Maybe, maybe not.

I’m not saying you need to run out and rip up your fencing. Far from it actually – I’m simply wondering: are you willing to look at something out of the ordinary and identify its potential value in your system?

If not, maybe you need a vacation too.

This week Chad Fisher talks about Honey Locust as forage for his herd. Would they be a good candidate for creating living fences? Just a thought from Kathy

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About the author

Despite growing up in the grass seed capital of the world, Hailey’s childhood connection to agriculture ran no deeper than a girl’s voracious appetite for Little House on the Prairie books and an inherent love of animals. She thought she might like to grow up to be an accountant until she spent her 19th summer on a hay crew with a farm boy. That’s when everything changed. She fell in love with long days spent under a sunny, summer sky doing good, honest work. In the years since, she’s learned to drive a tractor, bucked her fair share of hay bales, and worked on a grass-fed cattle ranch with its own direct-marketing program. Today, she is a student in the Agricultural Sciences program at Oregon State University studying forage production, plant physiology, pasture-based agroecosystems, and soil health. She still loves grass and sunshine almost as much as the farm boy and their yellow lab, Hesston. Hailey is interested in economically and ecologically sustainable agricultural practices so that farming families everywhere can stay on their land, do what they love, and make a profit. Her Little-House-on-the-Prairie heart hopes for a future where folks understand and appreciate the precious connection between farmers, their animals, and the land.

3 Comments

  1. Steve Freeman says:

    What an interesting idea! Never thought of planting trees in a line for future fence posts.

    In building fences on a new farm we had quite a bit of cedar trees growing next to glade ground, ground with rock within a couple of inches of the top and hard to drive posts. We used the cedar trees throughout to attach our electrified high tensile wire. From 30 years of using trees we know to add board or composite lumber cut about 6″ square and then a good quality insulator and deck screws attached through the insulators holes and the boards and into the tree. This helps to ward off the tree enveloping the insulator in 10-20 years and makes it possible to unscrew the insulator and avoid metal in your tree if you ever harvest it for lumber.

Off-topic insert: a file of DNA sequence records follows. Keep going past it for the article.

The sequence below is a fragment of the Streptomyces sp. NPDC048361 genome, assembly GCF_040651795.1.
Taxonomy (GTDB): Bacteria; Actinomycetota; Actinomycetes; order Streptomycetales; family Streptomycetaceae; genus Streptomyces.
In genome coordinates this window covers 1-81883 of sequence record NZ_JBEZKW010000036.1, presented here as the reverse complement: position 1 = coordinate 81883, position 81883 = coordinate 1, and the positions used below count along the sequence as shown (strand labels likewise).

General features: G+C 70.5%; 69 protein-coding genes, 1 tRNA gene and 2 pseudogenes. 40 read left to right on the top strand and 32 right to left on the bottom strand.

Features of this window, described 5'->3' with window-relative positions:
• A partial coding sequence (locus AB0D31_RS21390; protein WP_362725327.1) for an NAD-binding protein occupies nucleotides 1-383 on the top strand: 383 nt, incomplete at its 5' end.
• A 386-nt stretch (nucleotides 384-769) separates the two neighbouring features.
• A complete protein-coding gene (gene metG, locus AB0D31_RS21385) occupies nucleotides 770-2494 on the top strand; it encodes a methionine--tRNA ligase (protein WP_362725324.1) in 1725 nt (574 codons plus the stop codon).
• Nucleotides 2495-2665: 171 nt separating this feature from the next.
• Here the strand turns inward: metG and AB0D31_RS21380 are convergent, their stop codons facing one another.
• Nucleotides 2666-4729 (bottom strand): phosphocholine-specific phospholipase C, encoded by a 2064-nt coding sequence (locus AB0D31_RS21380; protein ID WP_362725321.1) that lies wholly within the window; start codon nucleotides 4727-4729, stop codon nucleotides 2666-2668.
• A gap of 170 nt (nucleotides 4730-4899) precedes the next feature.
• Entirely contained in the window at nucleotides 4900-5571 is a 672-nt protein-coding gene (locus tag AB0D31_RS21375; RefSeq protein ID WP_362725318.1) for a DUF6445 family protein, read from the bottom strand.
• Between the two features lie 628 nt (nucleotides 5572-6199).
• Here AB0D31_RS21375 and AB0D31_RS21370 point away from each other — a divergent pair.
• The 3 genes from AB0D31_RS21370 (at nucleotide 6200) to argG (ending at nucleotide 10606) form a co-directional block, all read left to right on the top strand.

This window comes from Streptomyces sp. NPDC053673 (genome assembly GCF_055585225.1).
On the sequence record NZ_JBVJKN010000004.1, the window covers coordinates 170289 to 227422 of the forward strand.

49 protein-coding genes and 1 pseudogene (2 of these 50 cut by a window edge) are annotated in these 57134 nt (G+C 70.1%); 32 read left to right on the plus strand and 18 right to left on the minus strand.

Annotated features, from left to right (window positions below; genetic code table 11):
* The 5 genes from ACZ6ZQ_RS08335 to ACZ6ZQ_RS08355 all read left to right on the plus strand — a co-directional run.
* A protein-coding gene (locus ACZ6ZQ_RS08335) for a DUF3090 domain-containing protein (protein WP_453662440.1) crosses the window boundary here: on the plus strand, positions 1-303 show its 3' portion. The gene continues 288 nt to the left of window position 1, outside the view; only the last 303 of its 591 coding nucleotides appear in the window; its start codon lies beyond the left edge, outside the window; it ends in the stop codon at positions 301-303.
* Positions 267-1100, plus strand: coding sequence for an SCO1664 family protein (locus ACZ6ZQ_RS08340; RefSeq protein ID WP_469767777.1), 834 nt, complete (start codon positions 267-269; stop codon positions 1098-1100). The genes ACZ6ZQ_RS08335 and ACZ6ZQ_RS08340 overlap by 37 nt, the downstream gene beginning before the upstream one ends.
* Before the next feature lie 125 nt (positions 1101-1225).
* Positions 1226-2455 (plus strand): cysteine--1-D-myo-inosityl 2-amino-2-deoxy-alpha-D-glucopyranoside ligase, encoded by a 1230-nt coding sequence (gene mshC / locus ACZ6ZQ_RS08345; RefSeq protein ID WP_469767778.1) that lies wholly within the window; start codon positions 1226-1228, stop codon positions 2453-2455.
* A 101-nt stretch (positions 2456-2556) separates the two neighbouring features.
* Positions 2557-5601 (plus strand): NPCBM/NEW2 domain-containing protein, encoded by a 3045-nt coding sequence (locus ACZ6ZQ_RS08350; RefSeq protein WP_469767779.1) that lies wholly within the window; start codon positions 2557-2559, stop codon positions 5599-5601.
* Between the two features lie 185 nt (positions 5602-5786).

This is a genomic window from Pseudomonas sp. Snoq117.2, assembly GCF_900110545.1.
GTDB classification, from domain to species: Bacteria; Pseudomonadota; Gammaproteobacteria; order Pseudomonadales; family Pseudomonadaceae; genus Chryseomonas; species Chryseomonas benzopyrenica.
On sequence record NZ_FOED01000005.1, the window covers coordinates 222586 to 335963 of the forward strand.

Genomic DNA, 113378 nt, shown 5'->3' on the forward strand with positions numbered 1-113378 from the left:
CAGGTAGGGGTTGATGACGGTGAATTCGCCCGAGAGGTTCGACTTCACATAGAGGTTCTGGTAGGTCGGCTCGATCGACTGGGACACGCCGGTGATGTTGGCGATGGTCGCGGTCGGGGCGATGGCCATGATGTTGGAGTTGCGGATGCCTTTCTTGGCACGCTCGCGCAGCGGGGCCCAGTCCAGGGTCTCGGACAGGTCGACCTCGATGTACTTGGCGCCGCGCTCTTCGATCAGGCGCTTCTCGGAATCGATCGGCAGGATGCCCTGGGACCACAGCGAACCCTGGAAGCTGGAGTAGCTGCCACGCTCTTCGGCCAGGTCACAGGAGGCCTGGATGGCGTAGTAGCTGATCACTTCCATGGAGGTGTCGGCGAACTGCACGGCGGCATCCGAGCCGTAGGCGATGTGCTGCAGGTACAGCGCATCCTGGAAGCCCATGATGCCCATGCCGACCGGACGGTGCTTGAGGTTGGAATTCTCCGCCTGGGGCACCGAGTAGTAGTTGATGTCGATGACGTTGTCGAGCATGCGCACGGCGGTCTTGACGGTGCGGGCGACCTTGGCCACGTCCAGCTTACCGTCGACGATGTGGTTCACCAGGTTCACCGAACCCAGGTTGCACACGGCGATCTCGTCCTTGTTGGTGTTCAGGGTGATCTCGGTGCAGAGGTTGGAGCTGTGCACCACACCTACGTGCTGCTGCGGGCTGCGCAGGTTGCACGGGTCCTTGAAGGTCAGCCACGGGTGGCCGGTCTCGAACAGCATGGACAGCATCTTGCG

2. Curt Gesch says:

    People around here (central B.C.) used aspen trees, spruce, or pine for years when the land was being settled. Bits of wire and staples or nails are still found in some of the living or dead trees (most of them). I have a lot of respect for the hard work these folks did; one told me he later hand-pounded about 6,000 “real” fence posts, and do not criticism them for using the trees at first.

    Trees move with wind and grow, and that means fencing doesn’t stay tight.

    Is that smooth, high-tensile wire in the photos?

    • Harold Schrock says:

      Having family farming in Costa Rica and other Central American countries I’m pretty familiar with the fences. These living fenceposts, are almost always used to support barbed wire. They are put in often enough, that the fence not staying perfectly tight is not a big deal. There is one primary species that is used, I’m not sure exactly what it is, it’s referred to in Costa Rica as the fencepost tree. Fences are built by driving cuttings from existing trees as posts, most of which will sprout and grow into more trees.